Thursday, August 29, 2013

Recruiters and unqualified teachers busted


The Joongang Daily has more information on this, and makes it sound like the teachers described in the KBS report were all among the 33 arrested. Or not. It's hard to tell for sure.

[Original post]

 From a Yonhap report today:
42 people booked for illegally placing native speaking instructors in elementary and middle schools
(Suwon - Yonhap News) On August 29 the international crimes division of the Gyeonggi Police booked without detention six people, including recruiting company president Ms. Jeong (44), for illegally introducing native speaking instructors recruited from overseas to domestic educational institutions, in violation of the Employment Stability Act.

Police also booked without detention 33 unqualified native speaking instructors as well as three recruiters, including internet cafe operator Mr. Lee (31), for introducing unqualified native speaking instructors to private customers.

Ms. Jeong and the five others are charged with operating employment agencies, which were not registered domestically, in places like the US, UK and Canada since 2011 and illegally introducing around 1,400 native speaking instructors they had recruited to the National Institute for International Education as well as city and provincial education offices.

It was revealed that the referral fees for each teacher were around 800,000 to one million won, which adds up to 240 to 350 million won in fees that they received.

The native speaking teachers that Ms. Jeong introduced worked as assistant teachers in elementary and middle schools throughout the country, in places like Seoul, Gyeonggi-do, Incheon and Ulsan. Police said that through they found a job through an unqualified job placement company, the foreigners had instructor qualifications.

Mr. Lee and the two others have been charged with running a native speaking English instructor recruiting website from January to July this year and collecting placement fees for introducing foreigners living in Korea to private customers.

Introducing instructors who made 60,000 won per hour and charging a placement fee of 20,000 won for each instructor, they earned around 70 million won.
So, to clarify, 6 people were busted for running a recruiting business illegally, but the 1,400 (!) teachers they recruited were otherwise qualified for their jobs. That they were able to operate for so long and recruit so many teachers suggests someone on the government side was lining their pockets. In the other case, 3 people were busted for connecting 'foreigners living in Korea' (33 of whom were busted) with Koreans wanting private lessons, and it sounds like the recruiters were both setting the fees and collecting a portion of them.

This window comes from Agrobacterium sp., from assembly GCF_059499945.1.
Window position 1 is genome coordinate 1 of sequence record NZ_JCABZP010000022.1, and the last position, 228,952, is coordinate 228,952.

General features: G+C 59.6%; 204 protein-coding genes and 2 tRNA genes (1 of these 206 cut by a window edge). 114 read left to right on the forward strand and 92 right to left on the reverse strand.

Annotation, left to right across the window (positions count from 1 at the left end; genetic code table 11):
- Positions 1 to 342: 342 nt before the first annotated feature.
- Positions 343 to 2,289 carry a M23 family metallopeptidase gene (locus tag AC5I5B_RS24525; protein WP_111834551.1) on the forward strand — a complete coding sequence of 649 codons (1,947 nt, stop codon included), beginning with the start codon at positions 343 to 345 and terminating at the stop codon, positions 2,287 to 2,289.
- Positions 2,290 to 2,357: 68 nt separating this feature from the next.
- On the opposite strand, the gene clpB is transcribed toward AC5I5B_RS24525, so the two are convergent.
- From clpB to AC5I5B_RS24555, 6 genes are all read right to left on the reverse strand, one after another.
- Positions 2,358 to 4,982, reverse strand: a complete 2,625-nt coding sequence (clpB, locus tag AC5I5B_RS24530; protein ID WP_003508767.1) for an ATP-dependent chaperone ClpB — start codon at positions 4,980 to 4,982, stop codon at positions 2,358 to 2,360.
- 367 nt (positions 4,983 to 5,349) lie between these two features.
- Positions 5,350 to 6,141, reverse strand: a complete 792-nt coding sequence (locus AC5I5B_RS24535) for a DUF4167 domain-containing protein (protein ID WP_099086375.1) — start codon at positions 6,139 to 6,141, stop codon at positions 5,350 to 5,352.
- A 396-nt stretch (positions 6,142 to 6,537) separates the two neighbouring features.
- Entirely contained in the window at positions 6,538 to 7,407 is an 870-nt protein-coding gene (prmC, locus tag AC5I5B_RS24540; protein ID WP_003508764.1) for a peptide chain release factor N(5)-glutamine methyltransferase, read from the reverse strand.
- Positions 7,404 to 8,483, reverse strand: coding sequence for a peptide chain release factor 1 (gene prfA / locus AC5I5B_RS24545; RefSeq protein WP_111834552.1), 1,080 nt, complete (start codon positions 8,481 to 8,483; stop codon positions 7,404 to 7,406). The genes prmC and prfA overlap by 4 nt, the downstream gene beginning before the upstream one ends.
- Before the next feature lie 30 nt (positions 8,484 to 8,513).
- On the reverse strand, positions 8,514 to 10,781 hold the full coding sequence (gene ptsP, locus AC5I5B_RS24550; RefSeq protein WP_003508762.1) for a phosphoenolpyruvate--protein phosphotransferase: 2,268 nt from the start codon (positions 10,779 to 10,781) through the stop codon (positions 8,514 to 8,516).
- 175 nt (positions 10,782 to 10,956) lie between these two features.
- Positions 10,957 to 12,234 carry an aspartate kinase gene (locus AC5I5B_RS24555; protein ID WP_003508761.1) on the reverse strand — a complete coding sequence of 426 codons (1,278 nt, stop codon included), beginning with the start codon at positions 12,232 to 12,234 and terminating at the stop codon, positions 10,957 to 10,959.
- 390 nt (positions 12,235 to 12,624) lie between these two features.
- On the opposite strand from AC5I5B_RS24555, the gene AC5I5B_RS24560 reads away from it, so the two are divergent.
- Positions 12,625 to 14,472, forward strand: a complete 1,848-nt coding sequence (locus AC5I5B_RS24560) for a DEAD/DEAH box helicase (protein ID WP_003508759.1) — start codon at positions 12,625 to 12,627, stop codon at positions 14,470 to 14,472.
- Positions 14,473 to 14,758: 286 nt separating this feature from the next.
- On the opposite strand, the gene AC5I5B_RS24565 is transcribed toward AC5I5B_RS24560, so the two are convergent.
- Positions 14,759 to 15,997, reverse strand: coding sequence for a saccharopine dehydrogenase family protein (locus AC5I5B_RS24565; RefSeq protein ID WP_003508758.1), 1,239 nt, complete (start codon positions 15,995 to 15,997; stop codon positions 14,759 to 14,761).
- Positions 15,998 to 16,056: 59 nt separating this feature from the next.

As to whether the foreigners they hired were on E-2 or tourist visas, there are definitely theories out there. This bust appears to have been mentioned in a KBS report from August 23 about arrests of unqualified foreign instructors and the hagwons and kindergartens that hired them. The report begins with a foreigner teaching English at a Taekwondo academy who says he is on a tourist visa, and then lists the results of a month-long crackdown by Suwon immigration office: 13 unqualified foreigners who were working as English instructors at 7 places - kindergartens or art, music or P.E. hagwons. One kindergarten had hired a Russian and an Uzbek to teach English, though an official there said they had no idea the teachers were on student visas (of course!).

The report also says a broker who recruited around 20 foreigners to do illegal private lessons was also caught; this may be related to the bust announced today.

It's then explained that native speaking instructors need E-2 visas, which require effort to get, while hiring unqualified people requires no such effort.

The report then ends by saying:
An average of 1,000,000 foreign tourists come to Korea every month. Among them a good many earn money as native speaking instructors, but only 140 were caught in the crackdown nationwide."

I doubt anyone has any idea how many people on tourist visas teach English, but it's certainly a small percentage of the million foreign tourists who come every month, not 'a good many'; luckily, that term is vague enough that it can be used. The more interesting thing to note is the 140 who were arrested. This isn't mentioned anywhere else that I can see, however.

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